Smithsonian honors Philadelphia hat-maker

Taking a bow, Donna Limerick (center) and others modeling her mother's hats acknowledge Mae Reeves, top photo, at the end of the ceremony at the African American Museum in Philadelphia. Thirty of Reeves' hats will become part of the Smithsonian's permanent collection.
Taking a bow, Donna Limerick (center) and others modeling her mother's hats acknowledge Mae Reeves, top photo, at the end of the ceremony at the African American Museum in Philadelphia. Thirty of Reeves' hats will become part of the Smithsonian's permanent collection.
Posted: July 28, 2010

Donna Limerick had always believed her mother was a pioneer.

Not many women in the 1940s had the gumption and the bank loans to start their own business. Especially not African American women. Especially not African American women who designed and made millinery in Philadelphia.

Still, Limerick didn't want to be presumptuous. She wasn't sure that her mother's legacy would qualify for the Smithsonian.

A documentary producer for National Public Radio, Limerick had heard that the Smithsonian's new National Museum of African American History and Culture was looking for compelling stories about black families and culture. With modest expectations, she nominated her mother, Mae Reeves.

Tuesday, two of the museum's curators attended a ceremony honoring Reeves and announced that 30 hats and several pieces of antique furniture from Mae's Millinery shop in West Philadelphia will become part of the Smithsonian's permanent collection.

"Oh, God bless you," Reeves said, as television cameras closed in on her. She'd just been handed a softball-sized bronze model of the Liberty Bell that clanged happily in her lap.

"It's our biggest honor," said Melanie Johnson, city representative, apologizing that Mayor Nutter couldn't make the event. He was in Washington for a meeting, representing the U.S. Conference of Mayors, but promised to make a personal visit upon his return.

"Oh my goodness!" Reeves said.

Now 97 and living in a retirement home in Darby, she arrived in a stylish wheelchair upholstered in teal leatherette. Her arthritic knees were covered by a black chenille blanket to match her beaded black jacket and dress. She wore a hat (of course) - one of her favorites, a cloche layered thickly in shiny black feathers with an emerald and turquoise gleam.

For more than 50 years, until 1997 when she retired at 85, Reeves ran her own store, first on South Street and later on North 60th Street. She sold to stars such as Ella Fitzgerald, Lena Horne and Marian Anderson; the social and political elite like Leonore Annenberg and C. Delores Tucker; and everyday women seeking audacious hats.

Midway through the ceremony, held in the auditorium of the African American Museum in Philadelphia, a short video was shown. Produced by one of her nine grandchildren, it captures Reeves in a sparky exchange with her daughter.

Having grown up in Georgia and studied millinery in Chicago, Limerick asks Reeves, "Why did you come to Philadelphia?"

"Because I knew people!" Reeves says.

"You had a lot of celebrities as customers."

"Yeaaahhhhhh," she chuckles. "I made stuff that they wanted!"

Although all who attended had been asked to wear hats, about half in the crowd of about 50 failed to comply - including Johnson, the city representative.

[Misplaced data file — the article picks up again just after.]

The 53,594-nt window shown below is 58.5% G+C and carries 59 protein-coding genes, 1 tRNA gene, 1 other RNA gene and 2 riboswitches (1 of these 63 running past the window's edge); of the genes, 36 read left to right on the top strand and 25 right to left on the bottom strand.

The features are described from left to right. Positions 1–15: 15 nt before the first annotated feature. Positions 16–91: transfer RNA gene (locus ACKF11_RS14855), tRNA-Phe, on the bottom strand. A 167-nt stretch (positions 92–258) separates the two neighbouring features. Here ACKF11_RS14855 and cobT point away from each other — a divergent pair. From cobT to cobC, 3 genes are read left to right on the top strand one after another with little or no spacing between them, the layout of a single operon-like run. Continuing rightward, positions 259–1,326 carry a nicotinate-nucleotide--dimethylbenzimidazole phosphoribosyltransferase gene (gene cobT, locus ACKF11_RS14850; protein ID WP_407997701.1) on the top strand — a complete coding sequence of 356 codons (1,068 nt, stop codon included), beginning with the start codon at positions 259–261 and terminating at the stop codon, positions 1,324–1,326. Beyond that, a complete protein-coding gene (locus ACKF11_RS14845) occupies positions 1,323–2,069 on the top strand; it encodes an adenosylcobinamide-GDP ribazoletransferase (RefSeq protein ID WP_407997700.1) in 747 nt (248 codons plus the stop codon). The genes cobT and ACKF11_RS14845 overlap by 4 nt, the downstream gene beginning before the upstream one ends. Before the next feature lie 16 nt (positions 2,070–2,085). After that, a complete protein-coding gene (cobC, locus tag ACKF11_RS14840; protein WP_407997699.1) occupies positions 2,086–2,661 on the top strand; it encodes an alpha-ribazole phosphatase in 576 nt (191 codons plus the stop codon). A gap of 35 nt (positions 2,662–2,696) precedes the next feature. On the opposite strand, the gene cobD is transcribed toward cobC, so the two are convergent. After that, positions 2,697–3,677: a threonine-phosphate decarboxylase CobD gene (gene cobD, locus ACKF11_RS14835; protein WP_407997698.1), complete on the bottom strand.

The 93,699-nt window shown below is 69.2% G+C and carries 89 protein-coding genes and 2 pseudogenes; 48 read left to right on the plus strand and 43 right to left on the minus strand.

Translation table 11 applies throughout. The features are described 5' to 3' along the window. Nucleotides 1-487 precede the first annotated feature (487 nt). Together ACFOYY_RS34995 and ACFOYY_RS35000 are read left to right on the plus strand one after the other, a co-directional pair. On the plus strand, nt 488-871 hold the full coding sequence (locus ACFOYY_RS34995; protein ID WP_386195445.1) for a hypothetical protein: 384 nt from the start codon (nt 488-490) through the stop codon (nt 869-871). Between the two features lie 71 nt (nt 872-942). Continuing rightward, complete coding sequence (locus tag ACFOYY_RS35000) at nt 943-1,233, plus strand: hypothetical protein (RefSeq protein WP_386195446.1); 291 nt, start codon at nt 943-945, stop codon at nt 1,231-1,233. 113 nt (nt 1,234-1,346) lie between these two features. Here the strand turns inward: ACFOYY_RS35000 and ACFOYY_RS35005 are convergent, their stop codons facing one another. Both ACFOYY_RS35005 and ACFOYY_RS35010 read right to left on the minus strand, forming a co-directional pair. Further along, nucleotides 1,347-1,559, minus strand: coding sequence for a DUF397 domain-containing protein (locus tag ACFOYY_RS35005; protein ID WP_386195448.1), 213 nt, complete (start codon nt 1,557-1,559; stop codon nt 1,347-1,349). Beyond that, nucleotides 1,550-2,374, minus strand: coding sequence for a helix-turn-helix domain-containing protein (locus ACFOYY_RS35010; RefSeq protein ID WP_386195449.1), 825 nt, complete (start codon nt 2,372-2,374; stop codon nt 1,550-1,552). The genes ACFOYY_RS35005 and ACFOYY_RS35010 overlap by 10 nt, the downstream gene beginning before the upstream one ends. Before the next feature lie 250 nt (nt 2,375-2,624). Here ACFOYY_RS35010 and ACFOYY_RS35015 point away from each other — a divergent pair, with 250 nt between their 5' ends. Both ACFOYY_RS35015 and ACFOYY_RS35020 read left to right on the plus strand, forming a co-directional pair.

"I couldn't find one that didn't overwhelm my dress," she said apologetically. In her remarks, Johnson praised Reeves for helping to pave the way for black businesswomen.

"Because of her, we can keep reaching and dreaming," she said.

Reeves "inspired a generation of entrepreneurs," said her grandson, Joel Limerick, who runs a data systems company in Washington. He introduced his uncle, William "Sonny" Mincey, who ran an ice cream store across from Mae's Millinery for 12 years.

Speaking from under the wide brim of her fuchsia straw hat, Michele Gates Moresi of the Smithsonian said Reeves' hats represented "an important acquisition" for the new African American museum, scheduled to open on the National Mall in 2015.

After Reeves' daughter first told her about the hats two years ago, she said, they had not been in touch. Then in April 2009, she got a call.

A leak had sprung in the pipes of Reeves' now-shuttered shop and the family was worried that the hats still stored there might be ruined.

"I thought I might have to give them to Goodwill," said Limerick. She phoned Moresi and three days later, a white-gloved team from the Smithsonian arrived to inspect the shop.

This is history here, they told Limerick.

Tuesday, a jazz trio played. Crab cakes and wine were served on black tablecloths tied with lipstick pink ribbons. "Pink and black are Mae's favorite colors," her daughter explained.

Models - some hip-swishing professionals, others game anchors and one meteorologist from local television stations - appeared on stage wearing hats from Limerick's personal collection (not the museum's.)

Other than baseball caps and lately, the stingy-brimmed fedora, hat-wearing "is so not of our generation," said one of Reeves' bareheaded granddaughters. It was hard to imagine what it must have been like to step out of Mae's Millinery in something so festooned and fabulous.

"Are you ready for the showstopper?" Limerick asked.

Applause. But not enough.

"Are you ready for the showstopper?" she asked again.


Removing her black velvet hat blooming with clusters of glittery pink roses, Limerick turned around, stooped low, then reemerged wearing one of her mother's boldest. An enormous awning of black feathers, soaring from her forehead like an ostrich's tail.

Beaming, she stepped off stage and strutted through the crowd.

"A showstopper, right?"

Contact staff writer Melissa Dribben at 215-854-2590 or

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